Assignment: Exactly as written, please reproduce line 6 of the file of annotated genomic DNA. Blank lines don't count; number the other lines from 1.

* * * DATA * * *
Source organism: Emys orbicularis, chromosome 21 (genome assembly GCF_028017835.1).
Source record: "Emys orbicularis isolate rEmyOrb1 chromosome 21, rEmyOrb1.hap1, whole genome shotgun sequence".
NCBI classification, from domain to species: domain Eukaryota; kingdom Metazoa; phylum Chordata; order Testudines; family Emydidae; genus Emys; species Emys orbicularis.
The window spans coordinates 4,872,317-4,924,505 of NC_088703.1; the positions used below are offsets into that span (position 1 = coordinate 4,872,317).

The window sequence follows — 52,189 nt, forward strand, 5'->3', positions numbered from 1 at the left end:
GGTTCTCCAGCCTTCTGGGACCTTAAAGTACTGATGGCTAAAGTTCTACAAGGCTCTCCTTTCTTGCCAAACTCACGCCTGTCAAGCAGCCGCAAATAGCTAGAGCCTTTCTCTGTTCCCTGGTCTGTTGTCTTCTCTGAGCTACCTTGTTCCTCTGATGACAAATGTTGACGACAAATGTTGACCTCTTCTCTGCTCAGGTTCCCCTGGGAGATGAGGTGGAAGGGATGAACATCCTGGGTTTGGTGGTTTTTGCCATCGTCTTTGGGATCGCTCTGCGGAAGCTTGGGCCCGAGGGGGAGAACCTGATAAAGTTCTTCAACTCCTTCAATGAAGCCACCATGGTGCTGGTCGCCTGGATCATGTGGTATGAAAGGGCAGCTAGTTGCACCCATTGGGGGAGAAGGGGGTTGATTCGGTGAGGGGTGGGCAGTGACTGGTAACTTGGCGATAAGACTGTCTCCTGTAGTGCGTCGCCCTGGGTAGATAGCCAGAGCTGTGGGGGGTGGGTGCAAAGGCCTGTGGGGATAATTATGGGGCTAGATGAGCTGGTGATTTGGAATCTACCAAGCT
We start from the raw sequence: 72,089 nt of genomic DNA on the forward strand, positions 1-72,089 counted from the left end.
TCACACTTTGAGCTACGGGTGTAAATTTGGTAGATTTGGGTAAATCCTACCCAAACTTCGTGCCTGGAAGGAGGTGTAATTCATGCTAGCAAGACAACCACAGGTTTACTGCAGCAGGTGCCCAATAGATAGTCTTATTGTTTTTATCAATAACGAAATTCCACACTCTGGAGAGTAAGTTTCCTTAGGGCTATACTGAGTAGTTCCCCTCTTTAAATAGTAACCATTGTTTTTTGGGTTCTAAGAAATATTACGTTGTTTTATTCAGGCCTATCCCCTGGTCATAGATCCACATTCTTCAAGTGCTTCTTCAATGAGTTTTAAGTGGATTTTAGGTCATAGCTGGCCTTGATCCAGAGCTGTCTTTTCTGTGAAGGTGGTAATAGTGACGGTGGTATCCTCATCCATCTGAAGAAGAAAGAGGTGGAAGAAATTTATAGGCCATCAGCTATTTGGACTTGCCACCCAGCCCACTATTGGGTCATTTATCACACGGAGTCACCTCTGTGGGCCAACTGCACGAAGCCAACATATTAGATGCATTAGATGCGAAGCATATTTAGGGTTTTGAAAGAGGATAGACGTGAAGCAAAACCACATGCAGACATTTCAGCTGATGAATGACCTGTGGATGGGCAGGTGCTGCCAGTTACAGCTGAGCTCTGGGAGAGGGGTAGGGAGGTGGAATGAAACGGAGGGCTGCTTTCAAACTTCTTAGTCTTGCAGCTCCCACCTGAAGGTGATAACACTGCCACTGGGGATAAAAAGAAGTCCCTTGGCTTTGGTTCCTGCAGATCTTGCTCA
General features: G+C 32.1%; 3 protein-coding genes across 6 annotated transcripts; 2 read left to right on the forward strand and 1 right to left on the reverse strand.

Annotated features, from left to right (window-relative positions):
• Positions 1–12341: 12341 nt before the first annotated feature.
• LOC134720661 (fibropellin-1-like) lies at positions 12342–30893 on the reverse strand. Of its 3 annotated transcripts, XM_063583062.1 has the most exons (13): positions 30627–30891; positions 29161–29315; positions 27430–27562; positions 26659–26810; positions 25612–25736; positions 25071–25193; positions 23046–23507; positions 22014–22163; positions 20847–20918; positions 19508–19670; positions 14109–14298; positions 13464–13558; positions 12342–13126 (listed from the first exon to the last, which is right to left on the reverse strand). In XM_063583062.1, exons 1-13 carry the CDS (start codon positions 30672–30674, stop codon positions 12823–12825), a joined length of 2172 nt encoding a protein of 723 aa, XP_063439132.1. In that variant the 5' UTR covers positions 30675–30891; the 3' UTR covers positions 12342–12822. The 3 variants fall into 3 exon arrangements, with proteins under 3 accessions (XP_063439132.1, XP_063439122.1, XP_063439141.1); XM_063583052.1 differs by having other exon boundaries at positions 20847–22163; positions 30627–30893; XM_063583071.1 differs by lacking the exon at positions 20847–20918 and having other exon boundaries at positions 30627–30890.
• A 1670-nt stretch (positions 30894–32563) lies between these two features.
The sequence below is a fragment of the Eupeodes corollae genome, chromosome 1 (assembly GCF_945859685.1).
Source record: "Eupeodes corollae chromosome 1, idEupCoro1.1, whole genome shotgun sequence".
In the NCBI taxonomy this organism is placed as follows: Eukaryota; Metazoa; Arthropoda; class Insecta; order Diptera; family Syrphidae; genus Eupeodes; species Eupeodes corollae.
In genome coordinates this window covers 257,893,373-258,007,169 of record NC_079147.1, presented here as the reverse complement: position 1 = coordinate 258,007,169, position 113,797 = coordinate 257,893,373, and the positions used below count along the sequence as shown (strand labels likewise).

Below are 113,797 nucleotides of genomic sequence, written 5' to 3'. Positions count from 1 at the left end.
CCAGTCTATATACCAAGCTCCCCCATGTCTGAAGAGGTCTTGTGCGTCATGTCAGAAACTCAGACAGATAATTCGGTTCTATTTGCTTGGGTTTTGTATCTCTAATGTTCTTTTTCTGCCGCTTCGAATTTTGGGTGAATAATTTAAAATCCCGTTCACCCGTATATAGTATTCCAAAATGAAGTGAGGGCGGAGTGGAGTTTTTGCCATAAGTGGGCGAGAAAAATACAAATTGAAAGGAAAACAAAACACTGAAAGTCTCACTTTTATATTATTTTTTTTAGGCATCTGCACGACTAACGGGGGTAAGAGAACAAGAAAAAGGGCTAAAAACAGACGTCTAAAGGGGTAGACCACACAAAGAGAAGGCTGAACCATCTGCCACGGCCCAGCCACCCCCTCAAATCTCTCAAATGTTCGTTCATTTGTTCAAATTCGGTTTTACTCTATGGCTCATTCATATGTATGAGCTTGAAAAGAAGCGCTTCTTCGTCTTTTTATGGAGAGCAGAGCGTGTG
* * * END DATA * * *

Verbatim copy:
GGTTCTCCAGCCTTCTGGGACCTTAAAGTACTGATGGCTAAAGTTCTACAAGGCTCTCCTTTCTTGCCAAACTCACGCCTGTCAAGCAGCCGCAAATAGCTAGAGCCTTTCTCTGTTCCCTGGTCTGTTGTCTTCTCTGAGCTACCTTGTTCCTCTGATGACAAATGTTGACGACAAATGTTGACCTCTTCTCTGCTCAGGTTCCCCTGGGAGATGAGGTGGAAGGGATGAACATCCTGGGTTTGGTGGTTTTTGCCATCGTCTTTGGGATCGCTCTGCGGAAGCTTGGGCCCGAGGGGGAGAACCTGATAAAGTTCTTCAACTCCTTCAATGAAGCCACCATGGTGCTGGTCGCCTGGATCATGTGGTATGAAAGGGCAGCTAGTTGCACCCATTGGGGGAGAAGGGGGTTGATTCGGTGAGGGGTGGGCAGTGACTGGTAACTTGGCGATAAGACTGTCTCCTGTAGTGCGTCGCCCTGGGTAGATAGCCAGAGCTGTGGGGGGTGGGTGCAAAGGCCTGTGGGGATAATTATGGGGCTAGATGAGCTGGTGATTTGGAATCTACCAAGCT